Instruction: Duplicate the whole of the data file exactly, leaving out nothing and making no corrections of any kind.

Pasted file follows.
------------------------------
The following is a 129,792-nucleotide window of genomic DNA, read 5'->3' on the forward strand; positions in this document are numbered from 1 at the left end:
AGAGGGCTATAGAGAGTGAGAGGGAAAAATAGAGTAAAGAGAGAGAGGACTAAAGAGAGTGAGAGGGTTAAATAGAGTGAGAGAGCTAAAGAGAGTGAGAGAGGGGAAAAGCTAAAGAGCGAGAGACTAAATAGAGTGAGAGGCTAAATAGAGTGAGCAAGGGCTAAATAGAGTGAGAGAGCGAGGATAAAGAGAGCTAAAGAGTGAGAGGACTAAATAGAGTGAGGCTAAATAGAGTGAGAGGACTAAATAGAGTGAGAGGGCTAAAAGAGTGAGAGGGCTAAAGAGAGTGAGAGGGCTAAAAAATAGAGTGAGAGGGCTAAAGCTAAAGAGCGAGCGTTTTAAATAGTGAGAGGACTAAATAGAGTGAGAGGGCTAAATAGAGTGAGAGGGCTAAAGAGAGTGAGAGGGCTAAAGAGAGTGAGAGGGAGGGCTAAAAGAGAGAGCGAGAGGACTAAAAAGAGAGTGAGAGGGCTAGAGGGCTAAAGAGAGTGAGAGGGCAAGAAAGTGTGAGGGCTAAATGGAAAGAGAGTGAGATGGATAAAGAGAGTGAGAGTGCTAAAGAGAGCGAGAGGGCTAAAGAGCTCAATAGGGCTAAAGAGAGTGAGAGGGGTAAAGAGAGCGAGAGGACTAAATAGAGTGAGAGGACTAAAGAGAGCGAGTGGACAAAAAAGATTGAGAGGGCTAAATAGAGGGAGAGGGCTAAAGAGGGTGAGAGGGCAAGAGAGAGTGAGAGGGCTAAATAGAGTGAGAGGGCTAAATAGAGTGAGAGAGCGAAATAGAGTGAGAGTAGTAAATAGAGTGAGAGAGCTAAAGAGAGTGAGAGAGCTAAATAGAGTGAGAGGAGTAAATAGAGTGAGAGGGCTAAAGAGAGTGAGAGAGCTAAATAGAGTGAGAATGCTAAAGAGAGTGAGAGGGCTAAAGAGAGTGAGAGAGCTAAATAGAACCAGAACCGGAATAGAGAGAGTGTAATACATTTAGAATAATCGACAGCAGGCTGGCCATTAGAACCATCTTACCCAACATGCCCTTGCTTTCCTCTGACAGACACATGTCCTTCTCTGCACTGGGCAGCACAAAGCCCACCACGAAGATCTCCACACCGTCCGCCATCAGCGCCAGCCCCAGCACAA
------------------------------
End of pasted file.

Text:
The following is a 129,792-nucleotide window of genomic DNA, read 5'->3' on the forward strand; positions in this document are numbered from 1 at the left end:
AGAGGGCTATAGAGAGTGAGAGGGAAAAATAGAGTAAAGAGAGAGAGGACTAAAGAGAGTGAGAGGGTTAAATAGAGTGAGAGAGCTAAAGAGAGTGAGAGAGGGGAAAAGCTAAAGAGCGAGAGACTAAATAGAGTGAGAGGCTAAATAGAGTGAGCAAGGGCTAAATAGAGTGAGAGAGCGAGGATAAAGAGAGCTAAAGAGTGAGAGGACTAAATAGAGTGAGGCTAAATAGAGTGAGAGGACTAAATAGAGTGAGAGGGCTAAAAGAGTGAGAGGGCTAAAGAGAGTGAGAGGGCTAAAAAATAGAGTGAGAGGGCTAAAGCTAAAGAGCGAGCGTTTTAAATAGTGAGAGGACTAAATAGAGTGAGAGGGCTAAATAGAGTGAGAGGGCTAAAGAGAGTGAGAGGGCTAAAGAGAGTGAGAGGGAGGGCTAAAAGAGAGAGCGAGAGGACTAAAAAGAGAGTGAGAGGGCTAGAGGGCTAAAGAGAGTGAGAGGGCAAGAAAGTGTGAGGGCTAAATGGAAAGAGAGTGAGATGGATAAAGAGAGTGAGAGTGCTAAAGAGAGCGAGAGGGCTAAAGAGCTCAATAGGGCTAAAGAGAGTGAGAGGGGTAAAGAGAGCGAGAGGACTAAATAGAGTGAGAGGACTAAAGAGAGCGAGTGGACAAAAAAGATTGAGAGGGCTAAATAGAGGGAGAGGGCTAAAGAGGGTGAGAGGGCAAGAGAGAGTGAGAGGGCTAAATAGAGTGAGAGGGCTAAATAGAGTGAGAGAGCGAAATAGAGTGAGAGTAGTAAATAGAGTGAGAGAGCTAAAGAGAGTGAGAGAGCTAAATAGAGTGAGAGGAGTAAATAGAGTGAGAGGGCTAAAGAGAGTGAGAGAGCTAAATAGAGTGAGAATGCTAAAGAGAGTGAGAGGGCTAAAGAGAGTGAGAGAGCTAAATAGAACCAGAACCGGAATAGAGAGAGTGTAATACATTTAGAATAATCGACAGCAGGCTGGCCATTAGAACCATCTTACCCAACATGCCCTTGCTTTCCTCTGACAGACACATGTCCTTCTCTGCACTGGGCAGCACAAAGCCCACCACGAAGATCTCCACACCGTCCGCCATCAGCGCCAGCCCCAGCACAA